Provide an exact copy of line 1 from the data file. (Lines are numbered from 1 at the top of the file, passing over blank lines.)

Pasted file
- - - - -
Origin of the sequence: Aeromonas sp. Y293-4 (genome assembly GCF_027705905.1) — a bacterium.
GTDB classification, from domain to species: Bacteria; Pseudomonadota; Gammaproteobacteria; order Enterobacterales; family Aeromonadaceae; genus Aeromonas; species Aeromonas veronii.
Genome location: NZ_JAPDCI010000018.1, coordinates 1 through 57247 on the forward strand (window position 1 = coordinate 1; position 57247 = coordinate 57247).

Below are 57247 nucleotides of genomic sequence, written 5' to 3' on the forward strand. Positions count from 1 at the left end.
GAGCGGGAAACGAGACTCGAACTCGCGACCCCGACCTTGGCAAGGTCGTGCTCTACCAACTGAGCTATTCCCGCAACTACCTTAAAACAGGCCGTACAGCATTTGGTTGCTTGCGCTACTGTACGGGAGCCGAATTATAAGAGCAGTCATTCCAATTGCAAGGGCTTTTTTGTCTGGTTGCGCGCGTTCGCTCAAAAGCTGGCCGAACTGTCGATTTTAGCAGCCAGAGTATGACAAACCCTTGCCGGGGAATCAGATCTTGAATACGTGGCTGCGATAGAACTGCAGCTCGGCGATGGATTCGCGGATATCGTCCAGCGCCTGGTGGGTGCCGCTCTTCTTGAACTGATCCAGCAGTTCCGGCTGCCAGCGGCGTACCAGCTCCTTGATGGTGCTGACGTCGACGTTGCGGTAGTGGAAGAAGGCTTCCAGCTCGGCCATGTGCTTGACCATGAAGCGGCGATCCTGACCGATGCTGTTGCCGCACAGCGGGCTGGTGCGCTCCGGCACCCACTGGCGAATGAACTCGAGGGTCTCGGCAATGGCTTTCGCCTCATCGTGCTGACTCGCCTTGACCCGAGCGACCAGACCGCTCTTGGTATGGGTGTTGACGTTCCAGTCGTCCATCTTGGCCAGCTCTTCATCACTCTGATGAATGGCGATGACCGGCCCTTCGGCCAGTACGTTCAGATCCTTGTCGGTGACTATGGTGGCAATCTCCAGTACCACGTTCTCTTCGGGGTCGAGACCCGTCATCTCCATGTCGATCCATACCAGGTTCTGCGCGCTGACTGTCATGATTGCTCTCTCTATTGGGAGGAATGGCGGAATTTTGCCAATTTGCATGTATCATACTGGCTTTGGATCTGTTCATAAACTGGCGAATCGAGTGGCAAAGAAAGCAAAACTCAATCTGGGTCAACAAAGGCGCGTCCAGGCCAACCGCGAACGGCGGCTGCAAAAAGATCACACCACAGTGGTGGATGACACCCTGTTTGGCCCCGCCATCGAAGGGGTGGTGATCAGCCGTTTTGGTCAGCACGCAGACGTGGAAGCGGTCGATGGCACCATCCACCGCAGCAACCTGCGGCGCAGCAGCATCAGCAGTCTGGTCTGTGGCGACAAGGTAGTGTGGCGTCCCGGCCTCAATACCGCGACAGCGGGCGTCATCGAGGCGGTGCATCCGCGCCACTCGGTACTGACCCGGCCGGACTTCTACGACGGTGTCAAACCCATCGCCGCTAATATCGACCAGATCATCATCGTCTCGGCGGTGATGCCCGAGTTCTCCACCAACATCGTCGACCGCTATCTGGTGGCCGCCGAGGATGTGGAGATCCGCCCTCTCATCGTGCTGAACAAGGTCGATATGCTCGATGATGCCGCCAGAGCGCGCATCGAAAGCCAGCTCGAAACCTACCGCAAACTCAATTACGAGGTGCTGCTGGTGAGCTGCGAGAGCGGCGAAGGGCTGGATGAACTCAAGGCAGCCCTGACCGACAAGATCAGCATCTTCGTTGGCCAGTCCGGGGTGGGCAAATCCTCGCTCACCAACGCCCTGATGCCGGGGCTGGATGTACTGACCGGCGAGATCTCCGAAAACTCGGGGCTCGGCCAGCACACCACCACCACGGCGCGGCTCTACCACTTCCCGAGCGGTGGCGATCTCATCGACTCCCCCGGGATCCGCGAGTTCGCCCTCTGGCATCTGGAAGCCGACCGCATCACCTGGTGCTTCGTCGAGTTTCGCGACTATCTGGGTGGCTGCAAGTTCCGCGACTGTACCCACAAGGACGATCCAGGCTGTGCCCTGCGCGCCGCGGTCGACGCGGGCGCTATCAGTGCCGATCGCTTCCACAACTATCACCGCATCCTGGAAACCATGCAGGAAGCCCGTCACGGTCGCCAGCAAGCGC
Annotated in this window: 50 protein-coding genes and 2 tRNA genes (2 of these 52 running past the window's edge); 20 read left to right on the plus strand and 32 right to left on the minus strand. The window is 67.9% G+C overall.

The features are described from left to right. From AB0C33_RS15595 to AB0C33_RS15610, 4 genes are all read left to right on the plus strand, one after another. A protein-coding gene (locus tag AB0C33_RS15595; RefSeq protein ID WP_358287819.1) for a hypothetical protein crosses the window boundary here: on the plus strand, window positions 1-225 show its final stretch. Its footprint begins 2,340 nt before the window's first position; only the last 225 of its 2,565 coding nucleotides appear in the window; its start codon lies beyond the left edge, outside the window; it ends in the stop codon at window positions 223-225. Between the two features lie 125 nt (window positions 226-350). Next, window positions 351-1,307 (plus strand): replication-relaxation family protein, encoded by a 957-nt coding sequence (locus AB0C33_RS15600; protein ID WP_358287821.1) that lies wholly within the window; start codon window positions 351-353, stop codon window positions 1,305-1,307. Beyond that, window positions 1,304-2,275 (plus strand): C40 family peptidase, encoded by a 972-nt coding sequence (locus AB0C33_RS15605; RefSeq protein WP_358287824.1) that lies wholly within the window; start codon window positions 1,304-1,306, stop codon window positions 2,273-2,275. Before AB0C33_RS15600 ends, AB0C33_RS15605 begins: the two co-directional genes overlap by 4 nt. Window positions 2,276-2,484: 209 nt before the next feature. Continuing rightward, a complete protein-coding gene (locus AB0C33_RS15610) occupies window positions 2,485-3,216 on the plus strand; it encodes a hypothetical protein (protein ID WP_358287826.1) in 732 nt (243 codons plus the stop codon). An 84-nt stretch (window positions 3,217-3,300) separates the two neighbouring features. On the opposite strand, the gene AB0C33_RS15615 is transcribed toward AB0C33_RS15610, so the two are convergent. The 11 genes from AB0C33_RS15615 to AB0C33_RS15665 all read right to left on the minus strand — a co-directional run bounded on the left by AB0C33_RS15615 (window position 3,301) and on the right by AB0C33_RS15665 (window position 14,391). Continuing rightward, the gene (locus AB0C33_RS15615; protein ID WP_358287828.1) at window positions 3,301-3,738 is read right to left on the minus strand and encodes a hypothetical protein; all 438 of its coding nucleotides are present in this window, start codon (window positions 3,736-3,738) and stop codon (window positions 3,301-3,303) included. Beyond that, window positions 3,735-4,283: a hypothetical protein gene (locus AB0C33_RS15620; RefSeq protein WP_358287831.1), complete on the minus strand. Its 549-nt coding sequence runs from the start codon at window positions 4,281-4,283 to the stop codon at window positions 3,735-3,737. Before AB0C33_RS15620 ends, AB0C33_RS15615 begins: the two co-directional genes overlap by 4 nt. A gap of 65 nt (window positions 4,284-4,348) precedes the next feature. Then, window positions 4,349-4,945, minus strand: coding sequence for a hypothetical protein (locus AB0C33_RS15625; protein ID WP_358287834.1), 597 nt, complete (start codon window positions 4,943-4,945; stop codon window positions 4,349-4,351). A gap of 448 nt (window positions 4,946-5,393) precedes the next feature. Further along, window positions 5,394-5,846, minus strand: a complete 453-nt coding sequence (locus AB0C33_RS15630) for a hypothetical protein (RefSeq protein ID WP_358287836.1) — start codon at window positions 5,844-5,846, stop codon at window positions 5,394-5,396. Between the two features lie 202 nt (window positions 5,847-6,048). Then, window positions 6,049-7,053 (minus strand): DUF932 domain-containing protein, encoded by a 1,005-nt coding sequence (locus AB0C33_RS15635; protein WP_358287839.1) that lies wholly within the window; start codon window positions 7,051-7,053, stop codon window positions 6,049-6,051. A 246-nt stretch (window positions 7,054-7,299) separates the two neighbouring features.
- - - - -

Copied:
Origin of the sequence: Aeromonas sp. Y293-4 (genome assembly GCF_027705905.1) — a bacterium.